Facebook

While Nintendo gets it very wrong, Facebook gets it very right.

iOS Facebook

Their initial launch screen follows Apple’s guidelines.

iOS Facebook 2

Having met the goal of the initial guidelines, Facebook now populates more of the screen with the header, footer and placeholder images in the body. Because the time taken to load the final content is unknown, there is also a subtle animation on this screen in place of a spinner.

iOS Facebook 3

The final UI is loaded.

Making it Happen

Looking at the examples above, you may have noticed that the images used aren’t drastically different from wireframes. It’s in this observation that a lot of the work may already be done for you.

In this demonstration, we’ve identified that the initial load is taking longer than we’d like so it’s time to add skeleton screens to improve the perceived load time.

Demo 1

Here’s our initial wireframe showing the screen layout.

Demonstration first skeleton screen

On initial rendering, only the header and a reserved space for the content are shown

Demonstration second skeleton screen

While we’re waiting, the image from the wireframe is shown.

Demonstration third skeleton screen

Next, the text is rendered while we wait for the images

Demonstration final loaded screen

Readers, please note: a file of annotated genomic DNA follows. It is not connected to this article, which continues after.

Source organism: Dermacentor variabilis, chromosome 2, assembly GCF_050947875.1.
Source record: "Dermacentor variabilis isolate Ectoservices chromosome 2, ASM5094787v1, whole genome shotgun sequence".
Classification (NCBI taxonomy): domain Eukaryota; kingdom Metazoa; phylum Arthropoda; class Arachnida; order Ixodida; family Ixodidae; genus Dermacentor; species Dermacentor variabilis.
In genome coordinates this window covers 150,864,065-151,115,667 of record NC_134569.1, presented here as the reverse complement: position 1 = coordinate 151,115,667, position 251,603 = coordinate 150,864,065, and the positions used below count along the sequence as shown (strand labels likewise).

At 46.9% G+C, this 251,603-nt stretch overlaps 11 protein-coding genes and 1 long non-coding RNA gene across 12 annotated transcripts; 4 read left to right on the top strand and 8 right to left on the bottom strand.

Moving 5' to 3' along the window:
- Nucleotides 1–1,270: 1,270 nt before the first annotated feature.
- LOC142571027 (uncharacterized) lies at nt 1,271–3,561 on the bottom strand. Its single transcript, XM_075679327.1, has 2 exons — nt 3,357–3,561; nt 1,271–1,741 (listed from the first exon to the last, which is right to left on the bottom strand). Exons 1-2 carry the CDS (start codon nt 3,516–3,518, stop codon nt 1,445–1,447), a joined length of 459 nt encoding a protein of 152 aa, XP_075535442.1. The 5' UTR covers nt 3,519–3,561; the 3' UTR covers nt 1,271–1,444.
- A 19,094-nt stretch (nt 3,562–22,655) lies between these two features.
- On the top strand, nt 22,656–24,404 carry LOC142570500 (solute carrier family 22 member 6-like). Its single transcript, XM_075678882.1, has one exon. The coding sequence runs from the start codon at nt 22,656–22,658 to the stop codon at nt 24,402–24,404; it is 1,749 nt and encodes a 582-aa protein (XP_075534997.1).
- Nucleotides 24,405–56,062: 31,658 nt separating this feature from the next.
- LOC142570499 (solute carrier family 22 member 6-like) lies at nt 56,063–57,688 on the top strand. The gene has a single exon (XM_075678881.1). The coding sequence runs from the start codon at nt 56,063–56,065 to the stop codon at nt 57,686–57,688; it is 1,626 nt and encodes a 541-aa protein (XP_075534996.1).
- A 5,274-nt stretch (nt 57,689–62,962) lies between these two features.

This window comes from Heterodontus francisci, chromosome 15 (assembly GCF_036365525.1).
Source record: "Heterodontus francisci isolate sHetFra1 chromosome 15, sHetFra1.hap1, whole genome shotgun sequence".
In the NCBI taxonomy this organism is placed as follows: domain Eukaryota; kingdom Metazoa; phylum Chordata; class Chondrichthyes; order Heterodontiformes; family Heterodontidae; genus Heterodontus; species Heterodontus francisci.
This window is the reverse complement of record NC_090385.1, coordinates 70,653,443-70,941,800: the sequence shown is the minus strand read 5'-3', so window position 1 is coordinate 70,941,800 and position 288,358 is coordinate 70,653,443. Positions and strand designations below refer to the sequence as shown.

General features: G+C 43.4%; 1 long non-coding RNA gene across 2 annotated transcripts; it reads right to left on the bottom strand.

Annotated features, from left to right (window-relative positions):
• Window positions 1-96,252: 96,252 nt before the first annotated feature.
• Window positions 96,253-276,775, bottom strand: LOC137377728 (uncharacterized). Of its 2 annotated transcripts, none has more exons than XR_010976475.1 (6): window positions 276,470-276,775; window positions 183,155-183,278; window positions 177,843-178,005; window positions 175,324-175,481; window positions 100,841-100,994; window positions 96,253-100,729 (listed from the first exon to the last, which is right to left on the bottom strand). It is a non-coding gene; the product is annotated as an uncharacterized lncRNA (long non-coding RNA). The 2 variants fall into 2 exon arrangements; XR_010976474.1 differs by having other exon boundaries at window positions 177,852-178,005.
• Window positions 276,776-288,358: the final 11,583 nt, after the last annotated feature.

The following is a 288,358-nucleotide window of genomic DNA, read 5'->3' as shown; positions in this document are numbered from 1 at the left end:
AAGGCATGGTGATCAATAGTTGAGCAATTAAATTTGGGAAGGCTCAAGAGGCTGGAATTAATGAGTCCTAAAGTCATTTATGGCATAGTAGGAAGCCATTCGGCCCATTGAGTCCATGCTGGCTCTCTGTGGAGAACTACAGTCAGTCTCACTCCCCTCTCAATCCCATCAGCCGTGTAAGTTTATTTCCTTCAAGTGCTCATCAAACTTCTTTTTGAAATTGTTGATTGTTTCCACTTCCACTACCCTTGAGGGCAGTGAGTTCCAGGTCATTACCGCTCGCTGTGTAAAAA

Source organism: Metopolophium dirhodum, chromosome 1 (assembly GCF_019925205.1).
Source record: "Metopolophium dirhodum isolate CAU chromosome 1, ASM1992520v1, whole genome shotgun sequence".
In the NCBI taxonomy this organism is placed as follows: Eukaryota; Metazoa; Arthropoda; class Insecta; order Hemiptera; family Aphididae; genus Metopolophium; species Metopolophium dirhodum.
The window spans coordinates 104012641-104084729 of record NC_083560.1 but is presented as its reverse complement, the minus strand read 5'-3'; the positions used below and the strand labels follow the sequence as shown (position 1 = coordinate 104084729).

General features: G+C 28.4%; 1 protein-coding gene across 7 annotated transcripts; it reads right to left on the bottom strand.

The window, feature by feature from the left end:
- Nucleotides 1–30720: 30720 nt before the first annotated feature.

The final rendered content is shown.

By progressively rendering each component, the wait seems shorter.

Summary

Skeleton screens can improve the feel of any action taking longer than a few hundred milliseconds. Applying them to your rendering bottlenecks will make your UI feel faster and make people happier.

  • M S i N Lund

    I have seen this on some sites lately.

    It always makes them look slower and more broken.
    More like a shitty phone-app than a real website.

    Whenever something appears on the page, you tend to look at it and start to try to make sense if it.

    -Hmmm, i guess that gray thing is an …icon, maybe i should try clic…

    …then while you are doing that, its replaced with something else, and then other things keep changing and dancing all over the place.

    Its exhausting, like your mind is forced trough a series of repaint-events.

    Perhaps this works better in phone-apps, I haven’t noticed since I rarely use those things, but it definitely sucks for websites.

    • Chris Tiearney

      I actually think it could be very cool for websites, but has to be implemented correctly. The mere fact that you were guessing what that grey thing is, tells me its not implemented correctly. Giving visual feedback is great with these skeleton wireframes, but with something indicating to the user that pieces of the skeleton are loading might make it better?

      • M S i N Lund

        I think filler withespace with a normal spinner in it, does the job.

        It keeps things from dancing around, and signals more stuff is coming but not ready.

        If you are using a placeholder, it better:
        1.) Not look like content.
        2.) Not look like something that has finished loading.